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If you like baking with gluten, how do you bake gluten-free?

A very overdue post today, courtesy of one of Emport LLC’s very own team members, Steph. While Steph doesn’t have any food intolerances, several of her loved ones must avoid gluten. How does she handle baking treats for them, when her usual recipes won’t work? Read on to find out!

Gluten intolerance and sensitivity has seen a huge increase in visibility and more than ever we are aware of the dietary restrictions of those in our lives. As someone who claims to have an iron stomach I cannot even imagine having to cut out something so prevalent as gluten, but having several people in my life unable to consume gluten I am interested in creating great food even they can enjoy.

I like the challenge. It’s easy to add flour to anything for the texture, but it lacks taste or even much nutritional value. So I put the flour on the top shelf and try not to reach for it. What do I reach for instead? Nut flours, egg whites, cocoa powder, powdered sugar, etc. You need fluff or volume; whipped egg whites work really well and are packed with protein. Nut flours have flavor, density, and texture while also being more nutritionally valuable than wheat flour. Powdered sugar is tasty and fluffy, but be careful about adding too much because sugar easily crystalizes to become candy-like and chewy/hard. Cocoa powder is an interesting solution.
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GlutenTox Home via Military Mail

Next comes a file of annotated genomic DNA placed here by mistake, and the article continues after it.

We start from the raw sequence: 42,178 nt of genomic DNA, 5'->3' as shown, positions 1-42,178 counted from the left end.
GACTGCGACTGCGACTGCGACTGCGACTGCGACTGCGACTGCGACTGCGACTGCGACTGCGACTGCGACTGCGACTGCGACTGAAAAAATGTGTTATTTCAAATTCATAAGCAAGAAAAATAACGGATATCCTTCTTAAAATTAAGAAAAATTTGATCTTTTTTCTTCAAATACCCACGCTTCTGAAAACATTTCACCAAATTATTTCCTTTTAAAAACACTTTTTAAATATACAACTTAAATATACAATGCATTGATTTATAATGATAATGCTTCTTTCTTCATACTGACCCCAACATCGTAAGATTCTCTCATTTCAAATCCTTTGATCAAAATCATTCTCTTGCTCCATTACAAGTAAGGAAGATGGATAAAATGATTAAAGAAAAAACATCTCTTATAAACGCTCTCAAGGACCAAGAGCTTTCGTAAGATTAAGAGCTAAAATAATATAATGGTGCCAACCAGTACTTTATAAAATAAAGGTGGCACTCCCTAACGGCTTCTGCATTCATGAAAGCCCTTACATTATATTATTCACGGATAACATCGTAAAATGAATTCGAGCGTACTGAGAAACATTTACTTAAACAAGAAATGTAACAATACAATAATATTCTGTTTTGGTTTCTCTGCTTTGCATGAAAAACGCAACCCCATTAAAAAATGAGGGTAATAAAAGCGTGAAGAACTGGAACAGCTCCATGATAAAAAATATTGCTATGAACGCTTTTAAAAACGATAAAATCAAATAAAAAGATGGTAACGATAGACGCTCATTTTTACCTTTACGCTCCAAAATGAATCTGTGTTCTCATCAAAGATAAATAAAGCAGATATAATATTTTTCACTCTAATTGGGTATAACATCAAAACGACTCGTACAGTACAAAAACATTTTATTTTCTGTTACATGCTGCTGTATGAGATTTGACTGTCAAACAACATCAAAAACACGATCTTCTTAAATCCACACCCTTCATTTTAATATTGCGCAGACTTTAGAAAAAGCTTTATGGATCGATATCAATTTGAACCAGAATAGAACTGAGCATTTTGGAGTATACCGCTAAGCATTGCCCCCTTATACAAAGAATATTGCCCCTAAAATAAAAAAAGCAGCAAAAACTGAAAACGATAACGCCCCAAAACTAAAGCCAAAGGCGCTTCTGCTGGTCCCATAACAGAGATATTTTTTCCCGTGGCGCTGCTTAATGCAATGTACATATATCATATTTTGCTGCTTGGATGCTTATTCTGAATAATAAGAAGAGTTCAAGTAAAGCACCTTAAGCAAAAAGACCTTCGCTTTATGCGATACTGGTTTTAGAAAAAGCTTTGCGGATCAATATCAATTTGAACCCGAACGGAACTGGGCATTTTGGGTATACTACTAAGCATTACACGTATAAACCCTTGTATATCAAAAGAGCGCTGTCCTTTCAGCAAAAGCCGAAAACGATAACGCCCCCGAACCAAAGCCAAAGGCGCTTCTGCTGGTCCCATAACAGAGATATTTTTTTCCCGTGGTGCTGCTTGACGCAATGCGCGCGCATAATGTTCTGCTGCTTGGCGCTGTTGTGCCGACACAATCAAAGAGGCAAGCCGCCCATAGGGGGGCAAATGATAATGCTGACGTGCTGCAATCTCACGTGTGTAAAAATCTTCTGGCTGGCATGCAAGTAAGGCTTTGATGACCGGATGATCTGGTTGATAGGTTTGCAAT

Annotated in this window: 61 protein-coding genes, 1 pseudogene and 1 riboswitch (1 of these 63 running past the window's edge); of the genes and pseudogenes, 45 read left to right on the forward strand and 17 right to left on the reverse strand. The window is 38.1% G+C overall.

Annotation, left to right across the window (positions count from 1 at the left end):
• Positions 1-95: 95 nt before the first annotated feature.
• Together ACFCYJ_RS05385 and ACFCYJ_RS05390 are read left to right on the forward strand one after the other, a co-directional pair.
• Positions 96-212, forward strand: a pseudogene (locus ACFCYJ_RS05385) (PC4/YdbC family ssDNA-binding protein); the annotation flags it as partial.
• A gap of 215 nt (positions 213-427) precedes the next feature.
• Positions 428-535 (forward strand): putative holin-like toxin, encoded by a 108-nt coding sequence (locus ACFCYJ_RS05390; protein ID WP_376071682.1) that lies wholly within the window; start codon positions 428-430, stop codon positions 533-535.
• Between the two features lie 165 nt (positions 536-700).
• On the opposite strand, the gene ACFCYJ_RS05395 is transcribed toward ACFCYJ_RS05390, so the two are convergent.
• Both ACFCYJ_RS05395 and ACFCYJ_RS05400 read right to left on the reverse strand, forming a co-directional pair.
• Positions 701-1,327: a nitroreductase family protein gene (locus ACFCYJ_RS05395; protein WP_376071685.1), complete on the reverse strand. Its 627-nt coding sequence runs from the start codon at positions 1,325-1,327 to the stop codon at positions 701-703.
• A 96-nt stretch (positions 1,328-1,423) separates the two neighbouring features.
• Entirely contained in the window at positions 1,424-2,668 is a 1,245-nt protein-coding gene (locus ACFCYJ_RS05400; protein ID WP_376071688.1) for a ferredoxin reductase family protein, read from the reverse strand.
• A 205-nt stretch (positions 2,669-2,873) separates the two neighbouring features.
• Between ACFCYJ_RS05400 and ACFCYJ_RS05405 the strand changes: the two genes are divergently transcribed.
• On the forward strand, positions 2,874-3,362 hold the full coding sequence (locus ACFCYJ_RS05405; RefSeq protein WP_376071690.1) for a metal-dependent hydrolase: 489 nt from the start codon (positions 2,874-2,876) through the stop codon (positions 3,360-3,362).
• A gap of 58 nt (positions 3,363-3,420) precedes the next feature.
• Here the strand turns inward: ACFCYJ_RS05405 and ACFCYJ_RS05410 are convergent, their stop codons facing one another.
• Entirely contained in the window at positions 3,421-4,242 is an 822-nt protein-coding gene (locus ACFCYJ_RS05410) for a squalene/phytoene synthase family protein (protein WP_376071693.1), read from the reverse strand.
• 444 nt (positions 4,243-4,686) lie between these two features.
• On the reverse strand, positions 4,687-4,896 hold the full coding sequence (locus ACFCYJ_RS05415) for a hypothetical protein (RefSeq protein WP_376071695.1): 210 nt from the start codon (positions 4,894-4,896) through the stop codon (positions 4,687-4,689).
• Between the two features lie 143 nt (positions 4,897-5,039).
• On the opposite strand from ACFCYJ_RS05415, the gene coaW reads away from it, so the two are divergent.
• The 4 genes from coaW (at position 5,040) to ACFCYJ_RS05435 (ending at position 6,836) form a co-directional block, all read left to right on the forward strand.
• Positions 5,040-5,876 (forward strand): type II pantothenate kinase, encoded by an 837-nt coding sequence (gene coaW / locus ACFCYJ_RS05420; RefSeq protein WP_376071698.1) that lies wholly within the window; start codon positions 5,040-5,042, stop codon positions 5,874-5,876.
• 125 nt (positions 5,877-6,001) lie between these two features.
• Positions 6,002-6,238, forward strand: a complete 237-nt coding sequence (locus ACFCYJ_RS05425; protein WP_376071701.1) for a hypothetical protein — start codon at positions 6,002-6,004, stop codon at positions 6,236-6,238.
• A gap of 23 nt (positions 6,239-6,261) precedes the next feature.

Shipping GlutenTox Home outside the USIf you’ve tried to ship GlutenTox Home to an address that is not in the 50 United States, you may have noticed that it isn’t possible via our online shopping cart.

Those of our customers who are located in Canada or Puerto Rico, or have an APO / Military Mail address only, never fear! We are still able to ship GlutenTox Home to you, there are just a few extra steps.

If you are shipping Military Mail / to an APO address, we suggest ordering through the Celiac Sprue Association via their online shop (you’ll see a category for GlutenTox Testing Kits). Kits will then be shipped via USPS via Parcel Post unless otherwise requested. You can also contact us directly and we can take your order over the phone or via email/PayPal.

If you are in Canada, please use the contact form on our website to get in touch with us. We will connect you with the appropriate party in Canada and get you testing foods for gluten right away! Plus, you won’t have to pay weighty customs and duties fees since your test kits will be shipping domestically.

If you are in Puerto Rico, or anywhere else for that matter, please also use the contact form on our website to get in touch with us. If we cannot ship directly to you, we can connect you with the appropriate reseller.

Meet Emport: Introducing Susan

If you call in to our Pittsburgh office, you just might get Susan on the other end of the line. So that you know who’s answering your questions, here’s a quick introduction to our Susan-of-all-trades, in her own words: